IAM Response to the Privatization of Toll Roads
IAM director of policy and research Neil Greig said: "British drivers simply don’t trust the government to come up with a new way of paying for roads that will not lead to increased costs in the long run. Drivers already pay far more in taxes and duties than they get back in investment in new roads.
New roads are safer but what is needed is the release of more existing motoring taxes as part of a long term investment plan to target pinch points and eliminate the maintenance backlog. Tolls can be an attractive proposition to many low mileage drivers but only if current taxes are cut to compensate for new charges. Past governments have a poor track record of removing tolls once private contracts have expired – the Dartford Crossing should have been free once the original debt was paid but tolls remain in place."
PRIVATE FIRMS COULD RUN THE ROADS
England's major roads could be taken over by private firms under plans to boost infrastructure spending being set out by David Cameron.
The Prime Minister has ordered Whitehall experts to investigate a radical shake-up of ownership and funding to encourage investors to back desperately-needed upgrades to the ageing network.
One model would involve an independent regulator overseeing the use of road tax, in what officials said was a bid to emulate the "great success" of water industry privatisation.
But one leading motoring organisation condemned the shake-up which it said appeared to be a first step to national road pricing despite government assurances tolls would not be levied on existing roads.
Appealing for radical solutions to ease the burden on the cash-strapped state ahead of this week's Budget, the Prime Minister will say the taxpayer cannot afford the required improvements.
"We need to look urgently at the options for getting large-scale private investment into the national roads network - from sovereign wealth funds, pension funds, and other investors," he will tell an industry audience.
"That's why I have asked the Department for Transport and the Treasury to carry out a feasibility study of new ownership and financing models for the national roads system and to report progress to me in the autumn."
Gridlock on the roads is holding back economic recovery , he will say, pointing to work already in progress to ease congestion by using the hard shoulder of motorways as an extra lane and turning A-roads into dual carriageways.
"But how do we do more, when, frankly, there isn't enough money?
"Road tolling is one option - but we are only considering this for new, not existing, capacity.
"We now need to be more ambitious.
"Why is it that other infrastructure - for example water - is funded by private sector capital through privately owned, independently regulated, utilities but roads in Britain call on the public finances for funding?"
His message drew swift criticism from the AA however, which said drivers would see such a change as "the thin end of the wedge" that would end with national road charging and further burdens on motorists.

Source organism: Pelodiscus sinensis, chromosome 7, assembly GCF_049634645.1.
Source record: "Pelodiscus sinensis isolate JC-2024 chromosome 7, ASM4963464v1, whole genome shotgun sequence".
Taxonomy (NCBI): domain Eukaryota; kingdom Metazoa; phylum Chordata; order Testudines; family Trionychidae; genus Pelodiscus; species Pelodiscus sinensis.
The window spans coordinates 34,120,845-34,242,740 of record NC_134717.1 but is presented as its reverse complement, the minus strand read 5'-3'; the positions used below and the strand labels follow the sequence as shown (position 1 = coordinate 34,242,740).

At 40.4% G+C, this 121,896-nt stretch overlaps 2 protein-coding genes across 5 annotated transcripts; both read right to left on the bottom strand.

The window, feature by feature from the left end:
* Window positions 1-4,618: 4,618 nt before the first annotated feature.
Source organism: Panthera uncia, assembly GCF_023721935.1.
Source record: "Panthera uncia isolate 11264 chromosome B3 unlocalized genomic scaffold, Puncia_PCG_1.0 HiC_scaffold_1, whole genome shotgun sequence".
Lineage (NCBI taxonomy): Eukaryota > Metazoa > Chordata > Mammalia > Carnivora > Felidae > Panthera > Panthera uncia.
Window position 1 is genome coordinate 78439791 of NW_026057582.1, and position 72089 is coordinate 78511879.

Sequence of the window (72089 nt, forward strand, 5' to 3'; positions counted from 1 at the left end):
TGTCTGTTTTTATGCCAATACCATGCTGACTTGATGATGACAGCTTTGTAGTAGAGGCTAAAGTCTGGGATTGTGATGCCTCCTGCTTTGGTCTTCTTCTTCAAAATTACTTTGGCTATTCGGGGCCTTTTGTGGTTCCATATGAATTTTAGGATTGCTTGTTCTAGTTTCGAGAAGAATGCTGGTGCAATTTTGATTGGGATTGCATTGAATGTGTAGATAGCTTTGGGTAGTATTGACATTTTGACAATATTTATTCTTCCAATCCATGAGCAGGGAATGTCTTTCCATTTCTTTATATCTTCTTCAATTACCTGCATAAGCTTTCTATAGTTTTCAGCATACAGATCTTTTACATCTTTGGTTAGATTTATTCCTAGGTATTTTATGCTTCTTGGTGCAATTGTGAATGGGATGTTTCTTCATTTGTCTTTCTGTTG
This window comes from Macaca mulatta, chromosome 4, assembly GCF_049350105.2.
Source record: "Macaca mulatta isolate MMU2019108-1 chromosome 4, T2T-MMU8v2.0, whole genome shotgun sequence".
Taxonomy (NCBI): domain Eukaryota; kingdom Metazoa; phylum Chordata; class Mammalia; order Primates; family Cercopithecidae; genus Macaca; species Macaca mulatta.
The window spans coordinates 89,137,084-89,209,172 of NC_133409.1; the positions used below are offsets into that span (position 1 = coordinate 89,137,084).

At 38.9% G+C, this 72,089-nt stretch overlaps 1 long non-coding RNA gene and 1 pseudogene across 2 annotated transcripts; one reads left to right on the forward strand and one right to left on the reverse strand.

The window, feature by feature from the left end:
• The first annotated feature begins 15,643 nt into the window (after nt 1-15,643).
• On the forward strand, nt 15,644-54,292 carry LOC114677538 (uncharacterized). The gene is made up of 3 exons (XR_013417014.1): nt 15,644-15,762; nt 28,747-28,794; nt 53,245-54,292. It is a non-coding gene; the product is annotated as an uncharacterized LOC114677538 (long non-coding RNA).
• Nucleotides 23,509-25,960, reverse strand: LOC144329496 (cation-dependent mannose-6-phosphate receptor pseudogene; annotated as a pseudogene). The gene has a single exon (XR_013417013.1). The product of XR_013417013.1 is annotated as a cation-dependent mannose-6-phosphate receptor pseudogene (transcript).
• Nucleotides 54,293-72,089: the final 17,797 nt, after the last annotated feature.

AA president Edmund King said it was in favour of reform of the the Highways Agency, the body which at present looks after the motorways and major A-roads that make up 3% of roads, to allow it to make longer-term plans.
"However there is a big leap between reform of the Highways Agency and new ownership and financing models," he said.
"The privatisation of the railway network has hardly been a spectacular success and millions of drivers will be concerned if one of our most important and used national assets, the strategic road network, is sold off.
"The Government has indicated that tolls would only apply on new capacity but many drivers would suspect new ownership is the thin end of the wedge leading to national road pricing.
"Many drivers can't afford current fuel prices, so new charges would be a toll too far."
Labour also cast doubt on assurances about future tolls and drew comparisons with the ill-fated British Rail sell-off.
Shadow transport secretary Maria Eagle said: "Motorists now seem set to be in the firing line for the next phase of the Tories' ideologically driven rip off culture.
"This Budget is increasingly looking like a series of desperate acts to divert attention from the Government's failure to set out a coherent plan for jobs and growth."
Mr Cameron's initiative was applauded however by the British Chambers of Commerce, which has called for efforts to secure the input of major investors such as pension funds into road and other projects.
Director of policy Adam Marshall said: "Business is clear that we must find innovative ways to get private sector capital into our road system, or we will lose some of our competitive edge in the years ahead.
"Come the autumn, business people up and down the country will want to see a clear action plan that unlocks investment in the road network for the next decade and beyond."
Mr Cameron's speech comes as he and Chancellor George Osborne meet Deputy Prime Minister Nick Clegg and Treasury Chief Secretary Danny Alexander to thrash out the final details of Wednesday's set-piece economic statement in the Commons.
Mr Osborne insisted yesterday that all the policy details had been in place for a week and the gathering of the "Quad" bringing together the two sides of the coalition was solely to discuss "presentation".
Some Liberal Democrats expressed serious concern yesterday that Mr Clegg may not have secured sufficient extra help for the least well off in return for abandoning opposition to the removal or lowering of the 50p top rate of income tax.
The Chancellor insisted the package was "a budget for workers" that targeted benefits at low and middle earners.